Some economists have been predicting a recession for the last couple of years now. They think the economic indicators are there, which is why they’ve been considering their options for weathering such a storm. The usual approach to turbulent times is to hedge against volatile stocks with gold. It’s worked in the past, but there’s another approach that’s proving to be a challenger to such tried and tested ways.
Bitcoin came into the world in 2009, the first of many new digital currencies. It’s still the leading cryptocurrency, and it bears many of the features of a normal currency, but it’s also got some extra qualities that might have some people considering the Bitcoin vs gold question during a recession.
As a safe haven for investment, gold has several things going for it. Its inherent value as a metal used in jewelry and electronics, it’s stability and its scarcity—demand is always outstripping supply—are all pluses. New gold has to be mined and processed, which is a lot harder than simply printing money.
This means that gold’s value is not tied to assets like currencies, and stock indices. It was once tied to the dollar, until 1971, but no more. Ever since then, investors plow their money into gold whenever it looks as if the stock market is swinging too wildly. Gold can help cushion the blow or even turn a profit when the stock market corrects or declines by more than 10%.
Gold typically does fares well when there is a correction because even if it only maintains its value, that’s as good as a gain if everything else is declining. Also, when more people leave stocks and buy into gold, the price goes up.
Bitcoin is a cryptocurrency based on blockchain, and it’s a bit like gold in that its also only weakly connected to other assets like stocks. In 2017 one bitcoin became more valuable than one troy ounce of gold for the first time. In February 2020, bitcoin’s price was at $9,700.
Bitcoin is also like gold in that it has a limited supply. This is because Satoshi Nakamoto, the mysterious creator of bitcoin, set the maximum number of bitcoins at 21 million tokens. Bitcoin also resembles gold because it isn’t issued by a federal government or central bank. It’s decentralized, and its creation is down to the efforts of mining computers owned by individuals and groups. Their machines work to verify the transactions happening on the Bitcoin network and they are given a reward in bitcoins for doing this. But to make sure that they don’t flood the market, the Bitcoin protocol halves the value every once in a while, which means that the last bitcoin will be issued somewhere around 2140.
Gold has been coveted for thousands of years, while bitcoin is only a decade old, so is the young upstart better than the old hand?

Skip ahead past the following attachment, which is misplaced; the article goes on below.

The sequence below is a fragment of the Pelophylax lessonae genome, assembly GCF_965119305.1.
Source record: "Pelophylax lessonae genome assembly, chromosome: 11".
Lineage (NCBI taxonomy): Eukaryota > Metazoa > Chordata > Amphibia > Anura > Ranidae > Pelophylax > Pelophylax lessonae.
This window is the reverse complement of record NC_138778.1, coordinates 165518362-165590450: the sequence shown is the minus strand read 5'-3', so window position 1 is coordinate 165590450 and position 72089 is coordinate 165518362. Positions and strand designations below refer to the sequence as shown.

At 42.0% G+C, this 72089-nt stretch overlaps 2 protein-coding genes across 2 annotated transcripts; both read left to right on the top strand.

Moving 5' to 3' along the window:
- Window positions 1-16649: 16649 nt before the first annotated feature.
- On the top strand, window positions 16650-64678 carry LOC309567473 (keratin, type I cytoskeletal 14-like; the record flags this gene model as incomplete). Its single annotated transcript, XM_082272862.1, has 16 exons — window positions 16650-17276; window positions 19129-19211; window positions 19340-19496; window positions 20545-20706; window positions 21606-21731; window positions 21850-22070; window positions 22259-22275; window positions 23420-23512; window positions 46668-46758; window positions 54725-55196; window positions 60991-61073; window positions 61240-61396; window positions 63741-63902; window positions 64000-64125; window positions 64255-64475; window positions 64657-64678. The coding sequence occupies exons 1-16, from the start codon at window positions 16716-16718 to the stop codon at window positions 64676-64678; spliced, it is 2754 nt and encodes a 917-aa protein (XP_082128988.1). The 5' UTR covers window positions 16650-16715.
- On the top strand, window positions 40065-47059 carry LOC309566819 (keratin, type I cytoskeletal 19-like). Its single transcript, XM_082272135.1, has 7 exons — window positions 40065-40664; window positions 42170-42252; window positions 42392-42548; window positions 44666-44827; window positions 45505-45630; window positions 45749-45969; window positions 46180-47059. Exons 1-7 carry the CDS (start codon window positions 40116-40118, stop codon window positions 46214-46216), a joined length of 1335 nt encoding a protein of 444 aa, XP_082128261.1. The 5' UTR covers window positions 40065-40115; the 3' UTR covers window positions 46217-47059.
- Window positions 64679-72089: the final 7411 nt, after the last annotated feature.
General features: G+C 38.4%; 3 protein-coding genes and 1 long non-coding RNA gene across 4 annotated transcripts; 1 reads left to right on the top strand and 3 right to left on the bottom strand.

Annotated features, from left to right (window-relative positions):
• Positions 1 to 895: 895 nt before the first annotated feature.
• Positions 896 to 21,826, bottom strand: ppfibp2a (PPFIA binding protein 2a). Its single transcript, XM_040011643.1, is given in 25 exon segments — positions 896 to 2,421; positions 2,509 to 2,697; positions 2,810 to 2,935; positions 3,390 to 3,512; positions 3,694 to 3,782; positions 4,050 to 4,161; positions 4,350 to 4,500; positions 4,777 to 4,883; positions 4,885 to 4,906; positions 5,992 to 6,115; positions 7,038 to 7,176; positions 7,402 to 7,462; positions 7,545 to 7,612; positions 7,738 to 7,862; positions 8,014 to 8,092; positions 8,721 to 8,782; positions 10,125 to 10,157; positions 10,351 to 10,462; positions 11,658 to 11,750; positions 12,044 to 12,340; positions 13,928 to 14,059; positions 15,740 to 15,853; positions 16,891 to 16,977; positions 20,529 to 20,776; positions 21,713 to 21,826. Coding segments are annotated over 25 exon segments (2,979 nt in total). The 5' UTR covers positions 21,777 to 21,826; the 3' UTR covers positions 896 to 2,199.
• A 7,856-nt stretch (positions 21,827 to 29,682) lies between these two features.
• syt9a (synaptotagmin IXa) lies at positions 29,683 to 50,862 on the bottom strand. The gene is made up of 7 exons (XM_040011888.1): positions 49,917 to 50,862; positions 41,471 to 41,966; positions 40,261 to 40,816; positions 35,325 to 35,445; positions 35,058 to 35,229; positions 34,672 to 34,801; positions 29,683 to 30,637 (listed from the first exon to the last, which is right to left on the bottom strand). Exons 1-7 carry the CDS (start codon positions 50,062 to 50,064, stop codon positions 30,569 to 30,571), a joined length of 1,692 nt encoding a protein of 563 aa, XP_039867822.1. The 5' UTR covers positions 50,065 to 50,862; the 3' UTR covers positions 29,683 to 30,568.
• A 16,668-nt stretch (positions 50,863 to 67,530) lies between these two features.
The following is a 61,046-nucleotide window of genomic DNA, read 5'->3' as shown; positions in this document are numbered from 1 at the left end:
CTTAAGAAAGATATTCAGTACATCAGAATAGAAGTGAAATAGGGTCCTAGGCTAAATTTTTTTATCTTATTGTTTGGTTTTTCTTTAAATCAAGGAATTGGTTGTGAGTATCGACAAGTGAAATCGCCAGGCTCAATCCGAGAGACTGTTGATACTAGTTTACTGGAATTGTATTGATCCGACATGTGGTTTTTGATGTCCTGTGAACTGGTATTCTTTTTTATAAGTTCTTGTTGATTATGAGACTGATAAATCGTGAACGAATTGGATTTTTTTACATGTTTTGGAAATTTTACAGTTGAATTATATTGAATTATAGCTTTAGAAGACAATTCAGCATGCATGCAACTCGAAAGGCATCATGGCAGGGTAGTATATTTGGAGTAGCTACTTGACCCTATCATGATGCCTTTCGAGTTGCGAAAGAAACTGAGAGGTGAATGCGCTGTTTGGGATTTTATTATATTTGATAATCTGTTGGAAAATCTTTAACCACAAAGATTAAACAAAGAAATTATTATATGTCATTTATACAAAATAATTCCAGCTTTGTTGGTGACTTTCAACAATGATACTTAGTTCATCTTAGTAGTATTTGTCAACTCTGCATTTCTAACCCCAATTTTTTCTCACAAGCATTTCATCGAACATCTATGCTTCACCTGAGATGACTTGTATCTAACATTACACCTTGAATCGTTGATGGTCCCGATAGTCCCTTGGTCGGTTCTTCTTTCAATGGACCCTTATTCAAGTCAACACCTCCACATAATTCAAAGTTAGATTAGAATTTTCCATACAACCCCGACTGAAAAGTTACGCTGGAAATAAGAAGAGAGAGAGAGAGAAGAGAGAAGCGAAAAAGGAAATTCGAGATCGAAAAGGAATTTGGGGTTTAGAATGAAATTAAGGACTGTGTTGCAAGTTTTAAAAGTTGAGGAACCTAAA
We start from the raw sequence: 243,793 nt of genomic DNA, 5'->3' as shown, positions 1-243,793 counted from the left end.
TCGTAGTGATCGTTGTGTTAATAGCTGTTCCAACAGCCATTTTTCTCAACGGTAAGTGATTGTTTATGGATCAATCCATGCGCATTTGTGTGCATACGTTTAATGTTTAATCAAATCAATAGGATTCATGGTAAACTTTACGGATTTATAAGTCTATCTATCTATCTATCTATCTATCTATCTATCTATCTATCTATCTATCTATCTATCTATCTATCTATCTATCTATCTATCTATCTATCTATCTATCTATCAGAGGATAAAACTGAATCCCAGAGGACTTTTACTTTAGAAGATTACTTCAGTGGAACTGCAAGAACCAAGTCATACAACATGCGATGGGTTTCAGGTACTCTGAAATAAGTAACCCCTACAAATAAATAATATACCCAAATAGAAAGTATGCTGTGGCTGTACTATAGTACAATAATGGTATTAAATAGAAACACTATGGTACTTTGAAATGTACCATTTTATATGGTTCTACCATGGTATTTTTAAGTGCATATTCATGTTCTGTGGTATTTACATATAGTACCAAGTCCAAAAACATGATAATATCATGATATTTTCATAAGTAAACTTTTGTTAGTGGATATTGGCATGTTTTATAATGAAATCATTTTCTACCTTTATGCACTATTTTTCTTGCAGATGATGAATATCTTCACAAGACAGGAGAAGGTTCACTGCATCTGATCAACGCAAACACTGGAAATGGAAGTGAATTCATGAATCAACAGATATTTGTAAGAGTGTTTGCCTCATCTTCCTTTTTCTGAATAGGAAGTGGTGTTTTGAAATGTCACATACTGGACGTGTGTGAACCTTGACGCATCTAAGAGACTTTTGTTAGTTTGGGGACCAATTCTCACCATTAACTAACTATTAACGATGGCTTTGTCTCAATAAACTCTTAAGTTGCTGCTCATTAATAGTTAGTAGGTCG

The well-established structure for tracking, trading and weighing gold is a huge asset, making it difficult to steal, trading fake gold or adulterate the metal. Bitcoin is equally hard to corrupt since it’s encrypted by complicated algorithms. Unfortunately, though, there isn’t yet a similar infrastructure to guarantee its safety. For example, the popular exchange called Mt. Gox disappeared along with around $460 million worth of user bitcoins. The legal ramifications of that disaster are still being worked out years later, but since bitcoin as difficult to track it’s rarely the case that anyone is prosecuted in the wake of such scandals.
Bitcoin vs Gold? We’d say gold winds in this case.
Bitcoin and gold both have a finite supply (at least on earth—gold comes from supernovae). The bitcoin vs gold conundrum is evenly balanced in this case.
Gold has had decorative uses the centuries and then more lately it’s found applications in dentistry, electronics, and more. In the bitcoin vs gold struggle, it would appear that bitcoin can’t boast comparable attributes, but in fact, much of the world’s population doesn’t have access to traditional banking and credit, and bitcoin can help them transmit value around the world that very little cost. This aspect of the currency has yet to be fully developed, but the potential is there.
You can get cash for gold more easily than you can get cash for bitcoin. In the few exchanges that permit fiat withdrawal, all have daily limits, which means that bitcoin is less liquid than it could be. Bitcoin’s market is limited whereas everywhere you can find someone in the market for gold. The bitcoin vs gold question leans towards gold on this one
Bitcoin’s safe haven credentials are highly questionable as it’s proved itself to be very volatile. At the start of 2018, bitcoin it close to $20,000 per coin, and a year on it was down to $4,000. It since climbed back to close to half of its peak value, but there are no guarantees that it will ever regain that level of value.
Some of its swings in value come from the whims of the market. The cryptocurrency boom dragged a number of digital currencies in its wake, inflating their prices towards the end of 2017 and sending them tumbling after. It seems as if the news of the day can send any of them booming or soaring at a moment’s notice.
With this very much in mind a wave of alternative cryptocurrencies has appeared with the aim of providing a more stable alternative to bitcoin. They’ve been dubbed stablecoins, and one example is Tether. It’s linked to the U.S. dollar in just like gold was in the 70s. So, from an investor’s point of view, the safe haven out of bitcoin vs gold seems very clear, but there may be other safer crypt alternatives that they wish to consider.